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I Know Where I'm Going

(United Kingdom, 1945, 92 minutes, b&w, DVD, In English and Gaelic)

Directed by Michael Powell and Emeric Pressburger

Wendy Hiller . . . . . . . . . . Joan Webster
Roger Livesey . . . . . . . . . . Torquil MacNeil
George Carney . . . . . . . . . . Mr. Webster
Pamela Brown . . . . . . . . . . Catriona Potts

The following film notes were prepared for the New York State Writers Institute by Kevin Jack Hagopian, Senior Lecturer in Media Studies at Pennsylvania State University:

Michael Powell and Emeric Pressburger's The Archers production company is legendary for its magnificent color films, erotic, fantastic films such as Black Narcissus, A Matter of Life and Death, and The Red Shoes. But the lesser-known I Know Where I'm Going is as unsettling, mysterious, and romantic as any of these, a masterpiece of unspoken passion. And yet the film was developed almost offhandedly, as work to keep the company busy between other projects.

I Know Where I'm Going is a black and white film which occurs in the midst of The Archers' color filmography. And there's the key to the film's origins. There were a very limited number of the giant Technicolor cameras available in England during the 1940's, and the special stock was in even shorter supply. Director-producer Powell and screenwriter-producer Pressburger were preparing their epic paean to Anglo-American wartime cooperation, A Matter of Life and Death, but Technicolor wouldn't be ready for their production for several months. Pressburger told Powell of a story idea that had been in his head for years: the story of a woman who tried to get to an island, but couldn't. Powell seized on this unlikely premise with enthusiasm, and The Archers production team, which included cinematographer Erwin Hillier, music director Allan Gray, and art director Alfred Junge crafted this sly, beautiful film in only a few months. The story of "Joan Webster's" (Wendy Hiller) bridal journey to the remote Scottish island of Kiloran, where she meets the down-at-the heels Laird of the place, "Torquil MacNeil" (Roger Livesey), who offers her a bewitching diversion from her impending marriage. So hastily was the film put together that, in order to accommodate actor Livesey's schedule (he was appearing a play by Peter Ustinov in London's West End), that the film's location shooting in Scotland had to be done with a double, and all of Livesey's scenes filmed at London's Denham Studios. Yet, nothing about the film seems at all improvised, and in its visual splendor and narrative subtlety, it is, simply put, among the most aesthetically well-integrated films ever made - as well as one of the most engaging. The films climactic storm sequence remains a triumph of special effects cinematography. (So deft was the work of cinematographer Hillier and editor John Seabourne that you'll not be able to see where the real Livesey leaves off, and his double, whom Livesey trained to walk, move, and even stand like him, takes up.)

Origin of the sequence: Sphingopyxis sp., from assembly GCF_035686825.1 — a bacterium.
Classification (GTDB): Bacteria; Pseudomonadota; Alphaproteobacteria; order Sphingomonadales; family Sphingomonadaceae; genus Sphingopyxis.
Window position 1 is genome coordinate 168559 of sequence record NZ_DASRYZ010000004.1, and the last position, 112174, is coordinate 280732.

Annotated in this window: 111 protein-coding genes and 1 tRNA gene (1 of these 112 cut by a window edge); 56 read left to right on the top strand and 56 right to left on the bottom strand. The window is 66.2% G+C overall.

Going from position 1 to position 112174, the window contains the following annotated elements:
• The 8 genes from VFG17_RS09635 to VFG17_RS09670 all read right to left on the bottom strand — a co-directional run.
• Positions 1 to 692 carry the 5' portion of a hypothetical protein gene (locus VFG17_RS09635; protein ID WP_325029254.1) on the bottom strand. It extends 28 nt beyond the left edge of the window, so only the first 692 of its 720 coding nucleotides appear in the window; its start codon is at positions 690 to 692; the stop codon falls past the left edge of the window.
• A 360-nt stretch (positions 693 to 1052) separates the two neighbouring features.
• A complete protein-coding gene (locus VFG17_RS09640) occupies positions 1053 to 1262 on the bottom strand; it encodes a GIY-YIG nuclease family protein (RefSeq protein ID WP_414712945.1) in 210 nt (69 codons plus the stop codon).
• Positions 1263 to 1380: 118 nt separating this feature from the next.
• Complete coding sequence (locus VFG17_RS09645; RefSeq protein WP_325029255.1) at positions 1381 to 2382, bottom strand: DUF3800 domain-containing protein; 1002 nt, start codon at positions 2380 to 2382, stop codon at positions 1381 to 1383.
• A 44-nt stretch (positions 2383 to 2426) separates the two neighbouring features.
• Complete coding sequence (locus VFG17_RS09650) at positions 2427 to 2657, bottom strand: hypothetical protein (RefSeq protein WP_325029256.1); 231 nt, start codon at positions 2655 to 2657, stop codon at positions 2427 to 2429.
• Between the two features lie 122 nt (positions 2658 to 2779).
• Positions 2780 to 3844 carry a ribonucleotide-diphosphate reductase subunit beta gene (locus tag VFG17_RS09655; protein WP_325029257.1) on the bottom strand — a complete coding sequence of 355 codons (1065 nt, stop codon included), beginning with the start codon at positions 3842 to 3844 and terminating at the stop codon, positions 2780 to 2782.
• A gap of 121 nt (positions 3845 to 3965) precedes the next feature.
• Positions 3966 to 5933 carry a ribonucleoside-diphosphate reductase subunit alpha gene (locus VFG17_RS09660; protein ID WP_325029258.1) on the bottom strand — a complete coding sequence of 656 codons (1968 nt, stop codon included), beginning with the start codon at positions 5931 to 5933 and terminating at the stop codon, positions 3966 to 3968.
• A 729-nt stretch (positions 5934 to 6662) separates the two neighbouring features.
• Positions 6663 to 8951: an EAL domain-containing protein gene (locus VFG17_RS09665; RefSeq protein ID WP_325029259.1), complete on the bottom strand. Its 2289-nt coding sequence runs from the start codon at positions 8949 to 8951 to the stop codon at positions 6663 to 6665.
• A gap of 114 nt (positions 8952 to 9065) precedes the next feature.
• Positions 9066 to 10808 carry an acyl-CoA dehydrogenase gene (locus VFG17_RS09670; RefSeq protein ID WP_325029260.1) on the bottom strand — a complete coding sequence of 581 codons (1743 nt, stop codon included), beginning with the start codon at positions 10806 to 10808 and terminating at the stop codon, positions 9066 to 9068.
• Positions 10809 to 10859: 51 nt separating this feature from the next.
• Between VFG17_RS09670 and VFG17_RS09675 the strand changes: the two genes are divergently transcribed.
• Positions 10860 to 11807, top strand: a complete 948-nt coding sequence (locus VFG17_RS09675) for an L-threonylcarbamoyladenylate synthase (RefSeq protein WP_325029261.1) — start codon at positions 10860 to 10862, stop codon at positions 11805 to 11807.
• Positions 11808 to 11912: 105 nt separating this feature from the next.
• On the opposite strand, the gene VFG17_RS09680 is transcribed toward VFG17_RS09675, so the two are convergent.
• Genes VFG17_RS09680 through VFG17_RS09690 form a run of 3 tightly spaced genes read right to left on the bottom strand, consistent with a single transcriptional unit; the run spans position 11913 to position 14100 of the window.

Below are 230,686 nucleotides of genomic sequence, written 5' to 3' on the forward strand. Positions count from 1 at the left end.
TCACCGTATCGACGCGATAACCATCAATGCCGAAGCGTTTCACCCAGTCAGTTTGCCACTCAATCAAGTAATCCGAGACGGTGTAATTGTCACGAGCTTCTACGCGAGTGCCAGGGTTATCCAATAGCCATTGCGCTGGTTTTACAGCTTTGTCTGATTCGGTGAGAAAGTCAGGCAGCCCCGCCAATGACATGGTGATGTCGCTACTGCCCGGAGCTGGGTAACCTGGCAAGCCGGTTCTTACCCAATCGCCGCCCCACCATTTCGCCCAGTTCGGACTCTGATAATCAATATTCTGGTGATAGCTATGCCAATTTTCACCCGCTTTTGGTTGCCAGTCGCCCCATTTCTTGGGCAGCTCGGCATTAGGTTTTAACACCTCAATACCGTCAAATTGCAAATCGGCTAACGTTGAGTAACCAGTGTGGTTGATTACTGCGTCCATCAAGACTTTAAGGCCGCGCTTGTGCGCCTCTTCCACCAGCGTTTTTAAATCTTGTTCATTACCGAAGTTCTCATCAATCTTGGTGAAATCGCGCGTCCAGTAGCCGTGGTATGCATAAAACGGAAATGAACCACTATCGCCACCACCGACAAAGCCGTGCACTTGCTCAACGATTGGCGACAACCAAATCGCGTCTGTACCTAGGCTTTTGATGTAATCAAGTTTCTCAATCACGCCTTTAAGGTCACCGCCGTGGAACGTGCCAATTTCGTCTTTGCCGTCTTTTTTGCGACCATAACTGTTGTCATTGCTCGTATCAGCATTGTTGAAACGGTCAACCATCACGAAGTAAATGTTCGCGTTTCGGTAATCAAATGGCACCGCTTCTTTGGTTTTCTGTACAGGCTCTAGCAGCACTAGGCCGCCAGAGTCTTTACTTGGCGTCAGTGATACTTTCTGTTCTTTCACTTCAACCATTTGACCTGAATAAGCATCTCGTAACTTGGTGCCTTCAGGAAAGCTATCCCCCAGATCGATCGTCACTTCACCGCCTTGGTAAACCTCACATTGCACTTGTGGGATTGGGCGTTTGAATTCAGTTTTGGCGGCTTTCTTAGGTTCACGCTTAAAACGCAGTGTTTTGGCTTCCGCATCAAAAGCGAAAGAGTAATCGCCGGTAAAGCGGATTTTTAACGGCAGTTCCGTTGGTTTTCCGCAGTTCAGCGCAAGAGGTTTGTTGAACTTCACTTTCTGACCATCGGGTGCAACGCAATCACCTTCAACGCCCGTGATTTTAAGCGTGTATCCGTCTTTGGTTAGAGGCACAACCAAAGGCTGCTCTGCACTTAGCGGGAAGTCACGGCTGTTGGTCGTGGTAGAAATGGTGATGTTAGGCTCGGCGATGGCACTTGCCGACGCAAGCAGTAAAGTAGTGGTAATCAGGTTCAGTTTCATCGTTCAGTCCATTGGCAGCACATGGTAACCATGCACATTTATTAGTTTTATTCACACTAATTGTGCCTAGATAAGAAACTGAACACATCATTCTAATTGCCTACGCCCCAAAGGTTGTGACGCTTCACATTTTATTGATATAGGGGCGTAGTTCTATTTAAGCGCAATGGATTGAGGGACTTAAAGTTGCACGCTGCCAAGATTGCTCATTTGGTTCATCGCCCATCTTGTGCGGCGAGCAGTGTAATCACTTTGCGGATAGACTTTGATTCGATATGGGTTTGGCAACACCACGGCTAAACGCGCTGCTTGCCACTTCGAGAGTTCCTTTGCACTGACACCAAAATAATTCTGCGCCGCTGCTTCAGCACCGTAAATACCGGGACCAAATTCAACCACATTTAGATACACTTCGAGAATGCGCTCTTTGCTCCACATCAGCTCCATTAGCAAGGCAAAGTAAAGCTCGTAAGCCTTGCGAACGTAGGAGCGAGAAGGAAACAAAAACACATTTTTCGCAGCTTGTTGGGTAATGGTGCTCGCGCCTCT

Wendy Hiller, elegant, brash, and quite self-satisfied, sets off from Manchester to marry Sir Robert Bellinger, her boss at the vast Consolidated Chemical Works. As soon as she is aboard the train, however, the mystical and confusing spirit of Kiloran reaches out for her. In one of the most modernist montages ever filmed, Joan dreams an unsettling vision of her impending marriage to the Blimpish, older industrialist. Upon arriving, she is swept up in the primitive passions of Kiloran. Erwin Hillier's cinematography makes Scotland exotic and alluring, and its myths, of castles of the dead that cannot be entered by the living, and of the ship-killing whirlpool of Corryvreckan, become almost as real for the initially skeptical Joan as they are for the islanders. Torquil is as much a part of the island as its heather and its strand.

In Torquil, Joan meets a man who is both cosmopolitan (he has served in the War) and provincial. Knowing of the rest of the world, he is still certain of the verity of Kiloran's ancient myths and chimeras, and relates them thoughtfully to Joan. Like all the best of Powell and Pressburger films, I Know Where I'm Going insists on the necessity of accepting such paradoxes in people and life.

Joan will meet other people in the islands who seem straight out of Celtic lore. (Only Sir Robert remains unreal, and ironically remote in this remotest of all places.) Pamela Brown plays Catriona Potts as a kind of female Rochester, with a bit of the heroine of Beatrice Webb's Precious Bane thrown in for good measure. She is rough-mannered, passionate, close to the strange land, its myths and secrets, ill-tempered, impatient, and a strong, sexual woman. As Joan's attraction to Torquil grows, she must confront the fact of Pamela's brutal honesty in refashioning her own character away from the glosses and glazes of "sophisticated" society.

Michael Powell and Emeric Pressburger's films are filled to the gunwhales with references to other storytelling traditions, from the Celts to the Greeks to Dickens and beyond. Film historian Pam Cook has rightly pointed to the way I Know Where I'm Going's narrative is constructed around a reference to Poe's story "A Descent into the Maelstrom." But finally, it is Powell and Pressburger who are themselves among the most sublime storytellers in all of cinema.

— Kevin Hagopian, Penn State University

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